Volkswagen CEO Diess Stays, As Warring Factions Declare A Truce.
“If you need money for investments, it would make much more sense to sell the Traton or redundant brands such as Lamborghini, Bugatti or Ducati”
Yet another hardy perennial “top management in peril” shenanigans at Volkswagen ended with nothing really changed, and the CEO dusts himself down ready to carry on more or less as usual.
VW Group CEO Herbert Diess had enraged the powerful union with loose talk about the need to shed tens of thousands of jobs to compete with Tesla, and after much threatening language about his future, he finds himself in virtually the same position. He’s lost a bit of power here, gained a bit there, and normal service will resume.
Investors will carry on insisting that VW’s weird and unwieldy management structure, where unions control half the votes on the 20-seat supervisory board with the balance held by the state of Lower Saxony’s two seats often siding with the unions, will mean it faces down the fierce global competition with one hand tied behind its back.
Toyota of Japan, which sells roughly the same number of vehicles globally as VW, has a workforce about half the size. Now investors worry about the threat from Tesla, as the global industry switches to the electric revolution.
VW’s supervisory board approved a new 5-year, €159 billion ($180 billion) investment plan Thursday, up from the previous €150 billion. This includes electric vehicle spending of €52 billion ($59 billion) up from €35 billion ($40 billion), hybrids €8 billion ($9 billion) down from €11 billion ($12.5 billion) and software €30 billion ($34 billion) up from €27 billion ($31 billion).
Investors breathed a sigh of relief that the wrangling was over, coupled with an exasperated thought that this wasn’t the way to run a great global corporation.
Uncertainty, internal debate
“Months of uncertainty and internal debates at VW should come to an end. We think the market will begin to re-focus on the core of VW’s investment case of EV transition leadership, and positive operational and earnings momentum as production re-accelerates in the quarters ahead,” UBS analyst Patrick Hummel said in a report.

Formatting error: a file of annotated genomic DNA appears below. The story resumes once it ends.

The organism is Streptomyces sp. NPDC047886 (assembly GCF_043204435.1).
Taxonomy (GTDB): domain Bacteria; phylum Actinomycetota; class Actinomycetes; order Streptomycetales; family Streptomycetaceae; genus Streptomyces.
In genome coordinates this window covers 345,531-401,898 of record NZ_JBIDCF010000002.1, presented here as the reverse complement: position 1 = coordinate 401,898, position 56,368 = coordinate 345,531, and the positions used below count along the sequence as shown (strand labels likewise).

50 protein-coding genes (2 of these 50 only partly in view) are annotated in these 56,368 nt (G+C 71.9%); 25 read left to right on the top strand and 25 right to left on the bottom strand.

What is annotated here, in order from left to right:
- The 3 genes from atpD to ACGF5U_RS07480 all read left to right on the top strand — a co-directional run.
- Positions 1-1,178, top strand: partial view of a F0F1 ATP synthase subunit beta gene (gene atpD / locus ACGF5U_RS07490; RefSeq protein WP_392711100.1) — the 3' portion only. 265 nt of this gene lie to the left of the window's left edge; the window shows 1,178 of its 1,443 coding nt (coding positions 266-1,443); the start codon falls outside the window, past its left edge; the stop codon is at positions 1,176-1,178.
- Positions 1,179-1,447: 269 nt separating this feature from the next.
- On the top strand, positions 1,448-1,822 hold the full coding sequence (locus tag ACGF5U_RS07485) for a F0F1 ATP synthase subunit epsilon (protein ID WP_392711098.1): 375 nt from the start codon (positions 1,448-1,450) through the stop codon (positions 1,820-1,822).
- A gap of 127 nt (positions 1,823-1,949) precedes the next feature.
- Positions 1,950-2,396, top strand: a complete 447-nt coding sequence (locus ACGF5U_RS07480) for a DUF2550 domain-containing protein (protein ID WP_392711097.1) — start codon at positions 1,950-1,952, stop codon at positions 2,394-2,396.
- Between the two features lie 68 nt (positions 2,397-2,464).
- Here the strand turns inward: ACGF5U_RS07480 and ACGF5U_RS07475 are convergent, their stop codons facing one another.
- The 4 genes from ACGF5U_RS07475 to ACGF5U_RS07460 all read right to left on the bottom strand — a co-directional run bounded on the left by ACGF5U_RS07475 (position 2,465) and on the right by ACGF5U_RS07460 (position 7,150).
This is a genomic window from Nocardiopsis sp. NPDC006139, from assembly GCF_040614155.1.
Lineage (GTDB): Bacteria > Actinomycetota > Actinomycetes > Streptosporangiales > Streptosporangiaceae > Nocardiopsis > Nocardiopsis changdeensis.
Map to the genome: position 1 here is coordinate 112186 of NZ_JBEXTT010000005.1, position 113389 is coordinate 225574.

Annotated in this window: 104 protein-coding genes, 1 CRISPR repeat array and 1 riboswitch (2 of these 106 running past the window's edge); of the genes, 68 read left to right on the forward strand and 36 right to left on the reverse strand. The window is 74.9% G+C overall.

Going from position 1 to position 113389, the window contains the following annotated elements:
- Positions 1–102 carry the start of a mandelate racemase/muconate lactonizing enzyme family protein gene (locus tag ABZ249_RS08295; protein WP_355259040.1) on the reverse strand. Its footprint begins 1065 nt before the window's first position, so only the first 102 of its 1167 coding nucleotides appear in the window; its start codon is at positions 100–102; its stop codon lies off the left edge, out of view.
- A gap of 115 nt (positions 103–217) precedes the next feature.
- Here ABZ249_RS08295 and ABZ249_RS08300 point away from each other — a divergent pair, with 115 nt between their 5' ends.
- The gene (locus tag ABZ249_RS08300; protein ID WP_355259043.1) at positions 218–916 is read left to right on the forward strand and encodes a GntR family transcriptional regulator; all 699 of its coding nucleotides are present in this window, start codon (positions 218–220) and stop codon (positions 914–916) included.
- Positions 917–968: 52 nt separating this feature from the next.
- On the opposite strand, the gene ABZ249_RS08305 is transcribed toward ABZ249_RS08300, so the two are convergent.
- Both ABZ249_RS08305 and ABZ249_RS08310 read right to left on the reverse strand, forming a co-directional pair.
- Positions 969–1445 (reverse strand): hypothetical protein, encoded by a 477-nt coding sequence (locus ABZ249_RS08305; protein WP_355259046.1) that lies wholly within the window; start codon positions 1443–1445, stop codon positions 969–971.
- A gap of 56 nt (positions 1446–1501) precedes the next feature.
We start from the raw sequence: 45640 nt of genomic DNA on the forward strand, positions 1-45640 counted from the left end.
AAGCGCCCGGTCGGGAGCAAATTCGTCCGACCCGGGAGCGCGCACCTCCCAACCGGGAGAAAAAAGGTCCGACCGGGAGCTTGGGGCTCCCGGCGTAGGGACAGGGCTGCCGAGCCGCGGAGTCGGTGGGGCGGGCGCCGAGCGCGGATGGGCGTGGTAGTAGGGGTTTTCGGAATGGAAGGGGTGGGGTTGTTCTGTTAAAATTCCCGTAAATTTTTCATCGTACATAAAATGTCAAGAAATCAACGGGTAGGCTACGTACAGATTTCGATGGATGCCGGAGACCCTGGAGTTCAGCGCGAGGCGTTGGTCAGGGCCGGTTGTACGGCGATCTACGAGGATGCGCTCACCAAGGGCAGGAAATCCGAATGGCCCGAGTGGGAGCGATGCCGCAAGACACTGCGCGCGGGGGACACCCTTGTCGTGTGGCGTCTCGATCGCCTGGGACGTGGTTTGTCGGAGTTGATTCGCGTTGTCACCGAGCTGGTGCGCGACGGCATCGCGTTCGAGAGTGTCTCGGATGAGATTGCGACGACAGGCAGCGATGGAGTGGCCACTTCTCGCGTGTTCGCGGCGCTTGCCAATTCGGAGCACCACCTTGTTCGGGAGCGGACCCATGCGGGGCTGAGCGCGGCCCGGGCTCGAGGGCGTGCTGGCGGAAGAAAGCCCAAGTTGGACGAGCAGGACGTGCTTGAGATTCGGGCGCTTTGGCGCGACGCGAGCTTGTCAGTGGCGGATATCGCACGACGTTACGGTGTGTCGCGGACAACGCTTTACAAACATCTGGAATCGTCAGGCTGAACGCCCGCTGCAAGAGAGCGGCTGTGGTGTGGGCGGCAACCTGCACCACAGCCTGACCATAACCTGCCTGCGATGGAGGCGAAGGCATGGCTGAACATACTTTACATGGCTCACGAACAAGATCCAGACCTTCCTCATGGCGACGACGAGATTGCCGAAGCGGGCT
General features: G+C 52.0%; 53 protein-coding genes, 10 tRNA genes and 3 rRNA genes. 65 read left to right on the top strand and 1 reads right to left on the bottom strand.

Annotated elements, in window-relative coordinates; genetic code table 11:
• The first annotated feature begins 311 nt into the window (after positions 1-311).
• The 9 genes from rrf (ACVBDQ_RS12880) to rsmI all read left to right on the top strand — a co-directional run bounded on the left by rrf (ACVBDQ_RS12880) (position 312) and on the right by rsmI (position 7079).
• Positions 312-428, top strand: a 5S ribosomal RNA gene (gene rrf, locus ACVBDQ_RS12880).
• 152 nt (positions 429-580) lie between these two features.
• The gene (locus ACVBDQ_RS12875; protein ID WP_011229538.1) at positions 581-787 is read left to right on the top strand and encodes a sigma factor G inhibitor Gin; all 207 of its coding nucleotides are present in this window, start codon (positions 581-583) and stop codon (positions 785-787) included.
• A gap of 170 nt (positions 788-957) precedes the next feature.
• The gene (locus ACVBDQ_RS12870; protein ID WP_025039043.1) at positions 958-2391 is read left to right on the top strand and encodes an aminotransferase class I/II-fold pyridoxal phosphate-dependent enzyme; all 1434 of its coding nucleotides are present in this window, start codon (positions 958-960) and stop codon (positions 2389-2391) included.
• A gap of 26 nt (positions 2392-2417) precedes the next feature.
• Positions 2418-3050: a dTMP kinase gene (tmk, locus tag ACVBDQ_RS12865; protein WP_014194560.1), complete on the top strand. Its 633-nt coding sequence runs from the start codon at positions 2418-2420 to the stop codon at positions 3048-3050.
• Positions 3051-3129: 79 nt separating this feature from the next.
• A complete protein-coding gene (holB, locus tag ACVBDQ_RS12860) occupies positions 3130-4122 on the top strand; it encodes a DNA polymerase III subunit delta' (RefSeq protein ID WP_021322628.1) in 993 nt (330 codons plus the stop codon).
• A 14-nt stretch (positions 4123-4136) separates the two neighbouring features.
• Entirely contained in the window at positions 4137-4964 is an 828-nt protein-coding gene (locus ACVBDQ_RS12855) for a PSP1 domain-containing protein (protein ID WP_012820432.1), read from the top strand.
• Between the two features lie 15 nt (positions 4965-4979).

The top management reorganization included VW brand chief Ralf Brandstaetter taking over VW’s China business from Diess. Value brand Skoda’s Thomas Schaefer moved to VW brand as CEO, while Diess added the software subsidiary Cariad to his portfolio.
Another hardy perennial was played out too, as old rumors resurfaced, then retreated, that the Porsche SE major shareholder families Porsche and Piech were considering a partial sale of their stake in VW, so that Porsche SE could buy a stake in VW’s Porsche luxury sports car subsidiary. This would have raised money for the huge expense of the electric car revolution.
This didn’t make much sense to investment bank Nord LB analyst Frank Schwope.
“If you need money for investments, it would make much more sense to sell the (recently floated) truck subsidiary Traton or redundant brands such as Lamborghini, Bugatti or Ducati (motorcycles),” Schwope said.
After the announcement of the new 5-year investment plan, supervisory board chairman Hans Dieter Poetsch declared hostilities were over and sun-drenched uplands loom.
“We have made important decisions and found good answers to make Volkswagen fit for the future,” Poetsch was quoted as saying by Bloomberg.
The union also declared the decks were now clear.
“I have no interest for us to have these conflicts in public. The conclusions of this planning round are clear; we have a solid and robust plan we can all be proud of,” said works council leader Daniela Cavallo.
Tesla twice as efficient
But investors will be monitoring progress as Tesla is expected to earn operating profits around twice that of Volkswagen and its sprawling empire, which includes mass market brands like its own in-house VW name, Skoda and SEAT, premium money spinners Porsche and Audi, and exotica like Lamborghini and Bugatti.
Reuters’ Breaking Views column reminds investors the stock market values VW shares at a multiple of around 7 times its expected earnings, while Tesla is valued at 100-times its profit expectations. If VW fails to narrow this gap in its market valuation, Diess will come under pressure from investors. Meanwhile, the union won’t worry about this, but it will be poised to act if talk turns again to job losses as a vehicle for increased efficiency.